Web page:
In all meetings of Prime Minister Narendra Modi, beginning with the US leadership, there was a "suo moto" recognition of the concerns that Pakistan has both supported and nurtured cross-border terrorism, including in and from Afghanistan, Foreign Secretary Harsh Vardhan Shringla said on Saturday.
Speaking at a press conference after Prime Minister Narendra Modi's address to the 76th session of the UN General Assembly here, Shringla also said that there was a sense that the situation needs to be watched very carefully.
Pakistan's neighbours, including Afghanistan's previous government and India, and the US have long accused Islamabad of providing safe haven and support to militants.
"In all the meetings the Prime Minister had, beginning with US leadership, there was a suo moto recognition of the concerns that Pakistan represents as a country that has in many senses both supported and nurtured cross-border terrorism, including in Afghanistan and from Afghanistan, he said.
"There was a sense that the situation needs to be watched very carefully, and that the international community needs to ensure that Pakistan fulfilled its obligation as member of the comity of nations in its basic obligations that it does not in any way work against the detriment of its neighbors or any other country in the world."
That has been reflected in the "strong statements" both in the bilateral joint statement as well as the joint statement of the Quad Leaders' Summit, which reflect those sentiments quite significantly, Shringla said.
US Vice President Kamala Harris, during her maiden meeting with Prime Minister Modi, on Thursday "suo moto" referred to Pakistan's role in terrorism, saying there were terror groups working in the country and asked Islamabad to take action so that it does not impact on America and India's security.
Shringla said that Prime Minister Modi underlined in his address to the UN General Assembly that countries using terrorism as a tool should note that this is a double-edged sword and encouragement to terrorism can come back to bite you.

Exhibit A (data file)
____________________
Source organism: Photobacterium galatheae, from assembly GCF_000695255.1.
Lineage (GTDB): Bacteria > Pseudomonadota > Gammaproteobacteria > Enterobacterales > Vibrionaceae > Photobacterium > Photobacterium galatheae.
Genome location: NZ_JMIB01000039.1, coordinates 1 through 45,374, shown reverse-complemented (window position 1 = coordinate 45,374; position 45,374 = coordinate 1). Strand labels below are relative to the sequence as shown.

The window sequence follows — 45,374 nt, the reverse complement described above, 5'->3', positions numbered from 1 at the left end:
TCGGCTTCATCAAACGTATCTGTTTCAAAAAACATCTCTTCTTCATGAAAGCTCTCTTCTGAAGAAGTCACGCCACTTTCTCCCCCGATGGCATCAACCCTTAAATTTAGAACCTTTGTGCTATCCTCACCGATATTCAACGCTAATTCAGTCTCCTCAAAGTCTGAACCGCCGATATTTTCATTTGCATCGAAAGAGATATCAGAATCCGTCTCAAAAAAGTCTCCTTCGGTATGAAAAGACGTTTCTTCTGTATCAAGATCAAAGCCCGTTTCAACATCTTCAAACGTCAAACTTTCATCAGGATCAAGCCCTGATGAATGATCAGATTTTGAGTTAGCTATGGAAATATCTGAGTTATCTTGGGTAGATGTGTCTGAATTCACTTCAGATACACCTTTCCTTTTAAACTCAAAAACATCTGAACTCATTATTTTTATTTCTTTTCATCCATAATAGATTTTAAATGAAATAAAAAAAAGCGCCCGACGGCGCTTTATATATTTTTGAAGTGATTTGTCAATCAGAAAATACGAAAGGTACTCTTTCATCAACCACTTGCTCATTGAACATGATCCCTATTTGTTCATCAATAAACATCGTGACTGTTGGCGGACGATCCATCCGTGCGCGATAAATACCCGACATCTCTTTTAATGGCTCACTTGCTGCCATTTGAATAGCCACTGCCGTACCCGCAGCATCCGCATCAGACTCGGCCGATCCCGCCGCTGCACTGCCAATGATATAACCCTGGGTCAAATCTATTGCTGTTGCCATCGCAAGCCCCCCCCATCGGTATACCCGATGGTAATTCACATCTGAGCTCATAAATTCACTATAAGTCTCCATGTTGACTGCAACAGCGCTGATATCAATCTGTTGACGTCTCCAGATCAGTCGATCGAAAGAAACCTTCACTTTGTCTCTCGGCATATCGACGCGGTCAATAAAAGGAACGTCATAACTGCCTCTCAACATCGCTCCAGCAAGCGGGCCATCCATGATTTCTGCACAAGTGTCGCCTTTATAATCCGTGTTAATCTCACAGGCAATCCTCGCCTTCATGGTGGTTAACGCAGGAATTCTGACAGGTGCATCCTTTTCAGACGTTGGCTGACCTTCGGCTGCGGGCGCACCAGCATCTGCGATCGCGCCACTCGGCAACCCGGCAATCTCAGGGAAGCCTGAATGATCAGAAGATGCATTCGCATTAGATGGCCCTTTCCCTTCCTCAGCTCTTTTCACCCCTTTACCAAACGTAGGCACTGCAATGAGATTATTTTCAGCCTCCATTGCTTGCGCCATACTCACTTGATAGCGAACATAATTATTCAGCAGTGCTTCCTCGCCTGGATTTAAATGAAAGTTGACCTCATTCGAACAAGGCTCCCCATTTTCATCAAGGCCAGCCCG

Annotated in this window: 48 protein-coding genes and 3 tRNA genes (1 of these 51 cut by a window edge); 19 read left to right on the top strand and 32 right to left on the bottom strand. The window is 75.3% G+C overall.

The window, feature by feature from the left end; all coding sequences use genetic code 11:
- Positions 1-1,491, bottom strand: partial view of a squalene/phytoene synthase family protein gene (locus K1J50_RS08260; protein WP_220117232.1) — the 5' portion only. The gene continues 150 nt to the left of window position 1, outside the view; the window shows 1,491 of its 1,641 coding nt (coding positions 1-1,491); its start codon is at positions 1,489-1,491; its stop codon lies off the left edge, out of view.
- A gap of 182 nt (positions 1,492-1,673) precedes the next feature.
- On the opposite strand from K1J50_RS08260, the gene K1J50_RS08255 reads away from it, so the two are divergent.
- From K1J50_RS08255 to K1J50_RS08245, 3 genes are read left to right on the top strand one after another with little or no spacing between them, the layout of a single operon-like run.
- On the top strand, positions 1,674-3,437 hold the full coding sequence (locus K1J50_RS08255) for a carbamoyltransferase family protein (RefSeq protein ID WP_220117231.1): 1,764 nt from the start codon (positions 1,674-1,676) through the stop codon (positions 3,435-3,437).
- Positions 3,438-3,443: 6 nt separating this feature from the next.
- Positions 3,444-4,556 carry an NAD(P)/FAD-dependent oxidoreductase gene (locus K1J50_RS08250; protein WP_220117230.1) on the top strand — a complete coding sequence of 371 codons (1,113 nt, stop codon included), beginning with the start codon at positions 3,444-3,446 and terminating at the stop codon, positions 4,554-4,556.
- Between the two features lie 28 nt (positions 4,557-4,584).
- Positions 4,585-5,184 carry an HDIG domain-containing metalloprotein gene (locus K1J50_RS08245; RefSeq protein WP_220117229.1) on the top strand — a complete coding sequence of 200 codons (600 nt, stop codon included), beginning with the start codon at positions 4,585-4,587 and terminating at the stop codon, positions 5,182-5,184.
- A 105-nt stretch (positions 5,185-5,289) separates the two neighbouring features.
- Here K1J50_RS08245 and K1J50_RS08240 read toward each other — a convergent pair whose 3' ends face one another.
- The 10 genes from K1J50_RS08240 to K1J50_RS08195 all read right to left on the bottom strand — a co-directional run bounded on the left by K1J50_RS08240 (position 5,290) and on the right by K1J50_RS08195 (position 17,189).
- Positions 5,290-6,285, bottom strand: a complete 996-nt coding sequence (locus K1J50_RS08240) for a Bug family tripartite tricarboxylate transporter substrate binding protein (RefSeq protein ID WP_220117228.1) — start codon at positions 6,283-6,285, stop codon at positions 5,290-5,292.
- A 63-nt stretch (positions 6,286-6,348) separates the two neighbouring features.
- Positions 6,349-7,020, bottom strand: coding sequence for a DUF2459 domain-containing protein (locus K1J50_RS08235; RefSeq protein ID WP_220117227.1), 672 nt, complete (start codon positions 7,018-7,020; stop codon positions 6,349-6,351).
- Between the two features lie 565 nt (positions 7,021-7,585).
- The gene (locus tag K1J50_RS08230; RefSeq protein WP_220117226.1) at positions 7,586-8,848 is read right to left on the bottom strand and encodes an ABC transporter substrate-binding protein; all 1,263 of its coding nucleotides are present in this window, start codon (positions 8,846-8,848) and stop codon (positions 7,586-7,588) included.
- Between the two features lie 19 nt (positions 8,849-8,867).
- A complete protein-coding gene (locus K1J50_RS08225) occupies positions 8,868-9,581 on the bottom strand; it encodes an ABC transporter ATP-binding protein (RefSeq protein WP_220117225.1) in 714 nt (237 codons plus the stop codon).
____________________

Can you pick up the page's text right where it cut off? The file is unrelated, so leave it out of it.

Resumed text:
"On international issues, you would have noticed the Prime Minister referred to the most pressing issue of today which is a topic of conversation of almost every head of state and government that has spoken at the United Nations, the situation in Afghanistan.
"He said that countries using terrorism as a tool should note that this is a double-edged sword. I think that's a very important point to make, that you cannot think of encouragement to terrorism because that can come back to bite you, Shringla added.
Shringla said the Prime Minister's address to the General Assembly marks the culmination of a very successful, a very comprehensive tour of the United States.
He highlighted that Modi's address in the United Nations focused on important themes. The first theme of course was that democracies can deliver, democracies have delivered, CoWin, vaccine equity.
Modi also referred to the fact that the plight of women, children, minorities should not be forgotten and that these basic human rights of people of Afghanistan are important.
"They need the help of the international community and it is incumbent on the international community to come forward to speak in one voice on some of these issues that are important to all of us."
Shringla also referred to Modi addressing the issue of the UN Security Council.
"When we talk about international issues, issues that are important to the global community, the Prime Minister referred to the COVID-19 and its origins, the case of the ease of doing business, I think that's important when we talk about the need for greater investment and technology flows."
Modi also called on the UN to provide global order, global law and global values, he said.
Shringla said that the Prime Minister's statement makes a few things apparent that India by its own developmental paradigm and the success of its development efforts, is really providing development to the entire world because it represents 1/6 of humanity.
"Our development, our progress, our success is the world's success. The second of course is the intention to share with the international community, our best practices, our experiences, Shringla said.
Modi's address also helped India to project its long-standing growing credentials as a South-South development partner in the context of the India-UN Development Partnership Fund.